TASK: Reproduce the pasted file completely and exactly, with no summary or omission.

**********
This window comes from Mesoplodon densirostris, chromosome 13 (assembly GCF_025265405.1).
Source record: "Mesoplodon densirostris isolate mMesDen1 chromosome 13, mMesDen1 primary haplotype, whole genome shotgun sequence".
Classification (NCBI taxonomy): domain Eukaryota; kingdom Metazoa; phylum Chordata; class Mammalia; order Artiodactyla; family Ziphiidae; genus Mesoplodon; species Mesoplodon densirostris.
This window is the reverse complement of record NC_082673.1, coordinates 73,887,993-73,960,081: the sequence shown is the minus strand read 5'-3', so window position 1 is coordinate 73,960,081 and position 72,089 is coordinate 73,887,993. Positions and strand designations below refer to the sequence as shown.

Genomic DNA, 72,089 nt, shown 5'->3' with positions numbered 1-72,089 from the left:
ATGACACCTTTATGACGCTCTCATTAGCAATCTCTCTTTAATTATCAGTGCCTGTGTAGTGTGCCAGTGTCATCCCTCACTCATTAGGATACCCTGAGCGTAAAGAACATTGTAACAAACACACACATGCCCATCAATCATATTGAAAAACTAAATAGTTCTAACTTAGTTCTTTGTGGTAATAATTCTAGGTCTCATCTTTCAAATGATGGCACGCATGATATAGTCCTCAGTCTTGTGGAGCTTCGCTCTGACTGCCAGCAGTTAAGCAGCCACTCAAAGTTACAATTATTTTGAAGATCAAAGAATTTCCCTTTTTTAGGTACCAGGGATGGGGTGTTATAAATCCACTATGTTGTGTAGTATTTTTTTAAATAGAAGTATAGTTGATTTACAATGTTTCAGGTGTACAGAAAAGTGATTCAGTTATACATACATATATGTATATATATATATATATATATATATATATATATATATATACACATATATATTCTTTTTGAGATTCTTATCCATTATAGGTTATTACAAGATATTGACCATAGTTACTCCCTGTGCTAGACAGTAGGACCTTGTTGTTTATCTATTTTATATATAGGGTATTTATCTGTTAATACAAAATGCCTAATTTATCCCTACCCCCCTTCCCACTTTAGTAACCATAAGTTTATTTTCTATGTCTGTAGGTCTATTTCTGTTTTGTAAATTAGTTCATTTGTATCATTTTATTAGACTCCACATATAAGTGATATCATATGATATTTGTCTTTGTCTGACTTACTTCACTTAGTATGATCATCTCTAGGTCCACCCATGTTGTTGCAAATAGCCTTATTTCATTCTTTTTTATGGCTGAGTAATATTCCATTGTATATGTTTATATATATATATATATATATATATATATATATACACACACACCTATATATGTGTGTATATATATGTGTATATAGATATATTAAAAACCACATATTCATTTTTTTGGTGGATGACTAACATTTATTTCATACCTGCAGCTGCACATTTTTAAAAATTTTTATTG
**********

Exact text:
This window comes from Mesoplodon densirostris, chromosome 13 (assembly GCF_025265405.1).
Source record: "Mesoplodon densirostris isolate mMesDen1 chromosome 13, mMesDen1 primary haplotype, whole genome shotgun sequence".
Classification (NCBI taxonomy): domain Eukaryota; kingdom Metazoa; phylum Chordata; class Mammalia; order Artiodactyla; family Ziphiidae; genus Mesoplodon; species Mesoplodon densirostris.
This window is the reverse complement of record NC_082673.1, coordinates 73,887,993-73,960,081: the sequence shown is the minus strand read 5'-3', so window position 1 is coordinate 73,960,081 and position 72,089 is coordinate 73,887,993. Positions and strand designations below refer to the sequence as shown.

Genomic DNA, 72,089 nt, shown 5'->3' with positions numbered 1-72,089 from the left:
ATGACACCTTTATGACGCTCTCATTAGCAATCTCTCTTTAATTATCAGTGCCTGTGTAGTGTGCCAGTGTCATCCCTCACTCATTAGGATACCCTGAGCGTAAAGAACATTGTAACAAACACACACATGCCCATCAATCATATTGAAAAACTAAATAGTTCTAACTTAGTTCTTTGTGGTAATAATTCTAGGTCTCATCTTTCAAATGATGGCACGCATGATATAGTCCTCAGTCTTGTGGAGCTTCGCTCTGACTGCCAGCAGTTAAGCAGCCACTCAAAGTTACAATTATTTTGAAGATCAAAGAATTTCCCTTTTTTAGGTACCAGGGATGGGGTGTTATAAATCCACTATGTTGTGTAGTATTTTTTTAAATAGAAGTATAGTTGATTTACAATGTTTCAGGTGTACAGAAAAGTGATTCAGTTATACATACATATATGTATATATATATATATATATATATATATATATATATATATACACATATATATTCTTTTTGAGATTCTTATCCATTATAGGTTATTACAAGATATTGACCATAGTTACTCCCTGTGCTAGACAGTAGGACCTTGTTGTTTATCTATTTTATATATAGGGTATTTATCTGTTAATACAAAATGCCTAATTTATCCCTACCCCCCTTCCCACTTTAGTAACCATAAGTTTATTTTCTATGTCTGTAGGTCTATTTCTGTTTTGTAAATTAGTTCATTTGTATCATTTTATTAGACTCCACATATAAGTGATATCATATGATATTTGTCTTTGTCTGACTTACTTCACTTAGTATGATCATCTCTAGGTCCACCCATGTTGTTGCAAATAGCCTTATTTCATTCTTTTTTATGGCTGAGTAATATTCCATTGTATATGTTTATATATATATATATATATATATATATATATATACACACACACCTATATATGTGTGTATATATATGTGTATATAGATATATTAAAAACCACATATTCATTTTTTTGGTGGATGACTAACATTTATTTCATACCTGCAGCTGCACATTTTTAAAAATTTTTATTG